"Below this range are the sub-brown dwarfs (sometimes referred to as rogue planets), and above it are the lightest red dwarfs (M9 V). Brown dwarfs may be fully convective, with no layers or chemical differentiation by depth.[3]

Unlike the stars in the main sequence, brown dwarfs are not massive enough to sustain nuclear fusion of ordinary hydrogen (1H) to helium in their cores. They are, however, thought to fuse deuterium (2H) and to fuse lithium (7Li) if their mass is above a debated[4] threshold of 13 MJand 65 MJ, respectively.[2] It is also debated whether brown dwarfs would be better defined by their formation processes rather than by their supposed nuclear fusion reactions."

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1 minute ago, beecee said:

I found this which seems to support what I said.....https://en.wikipedia.org/wiki/Brown_dwarf

extract:

"Below this range are the sub-brown dwarfs (sometimes referred to as rogue planets), and above it are the lightest red dwarfs (M9 V). Brown dwarfs may be fully convective, with no layers or chemical differentiation by depth.[3]

Unlike the stars in the main sequence, brown dwarfs are not massive enough to sustain nuclear fusion of ordinary hydrogen (1H) to helium in their cores. They are, however, thought to fuse deuterium (2H) and to fuse lithium (7Li) if their mass is above a debated[4] threshold of 13 MJand 65 MJ, respectively.[2] It is also debated whether brown dwarfs would be better defined by their formation processes rather than by their supposed nuclear fusion reactions."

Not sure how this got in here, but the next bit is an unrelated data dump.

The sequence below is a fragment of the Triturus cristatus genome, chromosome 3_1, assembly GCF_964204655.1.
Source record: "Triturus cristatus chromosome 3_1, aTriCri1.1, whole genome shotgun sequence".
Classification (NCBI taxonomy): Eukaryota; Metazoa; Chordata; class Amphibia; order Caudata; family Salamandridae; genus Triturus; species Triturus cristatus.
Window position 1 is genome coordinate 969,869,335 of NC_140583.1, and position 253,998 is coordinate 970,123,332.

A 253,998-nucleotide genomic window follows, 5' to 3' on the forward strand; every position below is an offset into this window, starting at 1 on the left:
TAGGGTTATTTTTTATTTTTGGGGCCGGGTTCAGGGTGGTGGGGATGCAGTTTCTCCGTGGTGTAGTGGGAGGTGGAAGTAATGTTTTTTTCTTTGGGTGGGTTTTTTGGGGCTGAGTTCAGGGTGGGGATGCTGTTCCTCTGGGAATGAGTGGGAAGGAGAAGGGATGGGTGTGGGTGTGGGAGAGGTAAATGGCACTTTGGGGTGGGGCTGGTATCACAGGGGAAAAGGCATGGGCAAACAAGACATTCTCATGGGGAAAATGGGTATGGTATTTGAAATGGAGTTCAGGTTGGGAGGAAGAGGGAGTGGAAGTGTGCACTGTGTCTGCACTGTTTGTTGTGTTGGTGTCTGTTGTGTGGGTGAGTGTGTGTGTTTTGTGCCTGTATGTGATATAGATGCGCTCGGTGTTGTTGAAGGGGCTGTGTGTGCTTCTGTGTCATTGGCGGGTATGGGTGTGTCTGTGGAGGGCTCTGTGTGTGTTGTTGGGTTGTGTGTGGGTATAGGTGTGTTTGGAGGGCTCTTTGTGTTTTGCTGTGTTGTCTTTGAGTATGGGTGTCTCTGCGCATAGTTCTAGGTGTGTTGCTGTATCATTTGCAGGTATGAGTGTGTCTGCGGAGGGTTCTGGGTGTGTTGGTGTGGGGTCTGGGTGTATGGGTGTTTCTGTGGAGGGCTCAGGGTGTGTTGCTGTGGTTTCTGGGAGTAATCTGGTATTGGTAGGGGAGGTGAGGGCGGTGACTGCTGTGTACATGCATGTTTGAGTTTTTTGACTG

I understand that but would extreme proximiy to it's parent star cause a Jupiter mass object to undergo fusion? 

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1 minute ago, Moontanman said:

I understand that but would extreme proximiy to it's parent star cause a Jupiter mass object to undergo fusion? 

OK, good question...If it did I would say it would be classified as a sub Brown Dwarf? Just a guess though on my part, someone more attuned to these classifications from rocky planet to gaseous planet, to brown dwarf to star may shed more light.

Actually your previous post re deuterium fusion in Jupiter is something I have not heard of.

 

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Here is another article on this concept of Planetary Migration...                              https://phys.org/news/2019-05-gravitational-protoplanetary-disks-super-earths-stars.html

Gravitational forces in protoplanetary disks may push super-Earths close to their stars:

The galaxy is littered with planetary systems vastly different from ours. In the solar system, the planet closest to the Sun—Mercury, with an orbit of 88 days—is also the smallest. But NASA's Kepler spacecraft has discovered thousands of systems full of very large planets—called super-Earths—in very small orbits that zip around their host star several times every 10 days.

Now, researchers may have a better understanding how such planets formed.